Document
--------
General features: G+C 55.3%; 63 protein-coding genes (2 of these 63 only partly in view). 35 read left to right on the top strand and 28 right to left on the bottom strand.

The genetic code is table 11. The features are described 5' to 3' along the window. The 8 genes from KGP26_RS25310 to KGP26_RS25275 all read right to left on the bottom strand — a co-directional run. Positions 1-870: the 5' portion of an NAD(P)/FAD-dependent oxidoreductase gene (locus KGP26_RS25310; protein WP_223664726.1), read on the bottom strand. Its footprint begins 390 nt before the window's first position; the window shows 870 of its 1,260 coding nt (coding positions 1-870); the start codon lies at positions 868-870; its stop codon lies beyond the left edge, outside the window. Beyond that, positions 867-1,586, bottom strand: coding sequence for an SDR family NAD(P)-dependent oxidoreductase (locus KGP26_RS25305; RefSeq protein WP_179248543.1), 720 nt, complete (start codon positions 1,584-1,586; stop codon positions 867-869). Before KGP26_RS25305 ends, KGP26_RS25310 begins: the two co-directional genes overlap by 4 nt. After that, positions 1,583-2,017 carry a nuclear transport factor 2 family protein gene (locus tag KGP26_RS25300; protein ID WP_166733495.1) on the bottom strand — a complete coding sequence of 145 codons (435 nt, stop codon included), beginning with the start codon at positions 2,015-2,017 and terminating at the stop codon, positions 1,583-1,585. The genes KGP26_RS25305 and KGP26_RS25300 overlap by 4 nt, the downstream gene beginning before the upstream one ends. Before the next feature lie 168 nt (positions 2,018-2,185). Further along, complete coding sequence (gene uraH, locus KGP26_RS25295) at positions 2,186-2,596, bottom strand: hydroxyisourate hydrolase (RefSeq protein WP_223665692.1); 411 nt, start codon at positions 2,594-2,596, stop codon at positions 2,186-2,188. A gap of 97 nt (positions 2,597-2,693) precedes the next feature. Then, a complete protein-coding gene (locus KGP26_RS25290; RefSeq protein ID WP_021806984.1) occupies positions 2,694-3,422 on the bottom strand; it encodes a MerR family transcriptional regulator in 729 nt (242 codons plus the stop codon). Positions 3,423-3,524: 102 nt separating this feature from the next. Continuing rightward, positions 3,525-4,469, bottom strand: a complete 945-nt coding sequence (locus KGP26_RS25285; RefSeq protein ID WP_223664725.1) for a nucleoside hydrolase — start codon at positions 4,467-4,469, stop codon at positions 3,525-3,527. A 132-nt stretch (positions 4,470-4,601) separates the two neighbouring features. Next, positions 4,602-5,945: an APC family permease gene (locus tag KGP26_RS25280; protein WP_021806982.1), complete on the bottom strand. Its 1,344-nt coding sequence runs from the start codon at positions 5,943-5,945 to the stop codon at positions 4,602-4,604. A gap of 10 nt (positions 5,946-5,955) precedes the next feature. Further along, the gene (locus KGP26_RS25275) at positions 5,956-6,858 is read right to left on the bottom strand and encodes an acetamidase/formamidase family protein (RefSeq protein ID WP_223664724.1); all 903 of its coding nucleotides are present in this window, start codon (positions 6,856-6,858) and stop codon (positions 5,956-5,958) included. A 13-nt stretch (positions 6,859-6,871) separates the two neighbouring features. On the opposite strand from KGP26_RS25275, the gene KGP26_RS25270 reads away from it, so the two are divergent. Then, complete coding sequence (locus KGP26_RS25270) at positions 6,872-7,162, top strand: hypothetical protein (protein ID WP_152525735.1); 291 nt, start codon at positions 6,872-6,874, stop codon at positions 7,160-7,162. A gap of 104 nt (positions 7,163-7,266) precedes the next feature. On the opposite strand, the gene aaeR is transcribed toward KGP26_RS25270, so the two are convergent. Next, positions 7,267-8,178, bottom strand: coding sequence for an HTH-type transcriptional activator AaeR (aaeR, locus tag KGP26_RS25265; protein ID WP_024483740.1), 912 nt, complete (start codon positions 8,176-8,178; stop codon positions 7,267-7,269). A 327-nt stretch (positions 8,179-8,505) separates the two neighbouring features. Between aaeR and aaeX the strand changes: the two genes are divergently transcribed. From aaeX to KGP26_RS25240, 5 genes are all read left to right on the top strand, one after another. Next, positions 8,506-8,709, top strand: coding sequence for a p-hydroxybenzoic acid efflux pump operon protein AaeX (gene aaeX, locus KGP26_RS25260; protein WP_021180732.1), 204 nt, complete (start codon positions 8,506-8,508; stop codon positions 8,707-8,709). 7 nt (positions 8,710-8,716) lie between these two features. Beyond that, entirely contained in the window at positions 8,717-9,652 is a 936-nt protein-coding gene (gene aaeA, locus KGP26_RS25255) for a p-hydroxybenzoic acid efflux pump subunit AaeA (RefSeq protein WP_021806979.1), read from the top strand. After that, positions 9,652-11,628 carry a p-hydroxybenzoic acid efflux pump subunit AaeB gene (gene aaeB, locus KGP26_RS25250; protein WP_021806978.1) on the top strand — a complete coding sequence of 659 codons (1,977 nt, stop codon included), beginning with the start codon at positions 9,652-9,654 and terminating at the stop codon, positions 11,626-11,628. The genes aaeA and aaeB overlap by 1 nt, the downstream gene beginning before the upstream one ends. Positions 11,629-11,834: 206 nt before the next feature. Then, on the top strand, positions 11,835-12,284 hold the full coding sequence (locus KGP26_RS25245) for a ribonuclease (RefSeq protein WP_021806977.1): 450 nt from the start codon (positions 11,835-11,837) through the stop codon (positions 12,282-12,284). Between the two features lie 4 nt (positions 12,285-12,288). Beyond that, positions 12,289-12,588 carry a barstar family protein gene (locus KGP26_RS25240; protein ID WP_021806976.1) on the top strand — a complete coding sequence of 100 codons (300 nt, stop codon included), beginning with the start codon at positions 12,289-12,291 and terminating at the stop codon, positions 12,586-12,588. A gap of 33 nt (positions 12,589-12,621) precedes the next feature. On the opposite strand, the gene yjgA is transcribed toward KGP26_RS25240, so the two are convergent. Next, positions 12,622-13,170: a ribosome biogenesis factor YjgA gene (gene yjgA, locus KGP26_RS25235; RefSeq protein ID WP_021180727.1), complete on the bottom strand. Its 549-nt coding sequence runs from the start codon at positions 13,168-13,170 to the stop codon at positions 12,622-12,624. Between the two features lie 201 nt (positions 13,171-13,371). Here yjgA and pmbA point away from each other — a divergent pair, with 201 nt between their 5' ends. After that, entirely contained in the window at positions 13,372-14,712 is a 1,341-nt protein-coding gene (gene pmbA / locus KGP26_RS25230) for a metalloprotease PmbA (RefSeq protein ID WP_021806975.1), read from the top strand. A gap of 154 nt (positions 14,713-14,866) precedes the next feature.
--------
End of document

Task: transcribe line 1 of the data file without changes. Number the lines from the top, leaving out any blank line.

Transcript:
General features: G+C 55.3%; 63 protein-coding genes (2 of these 63 only partly in view). 35 read left to right on the top strand and 28 right to left on the bottom strand.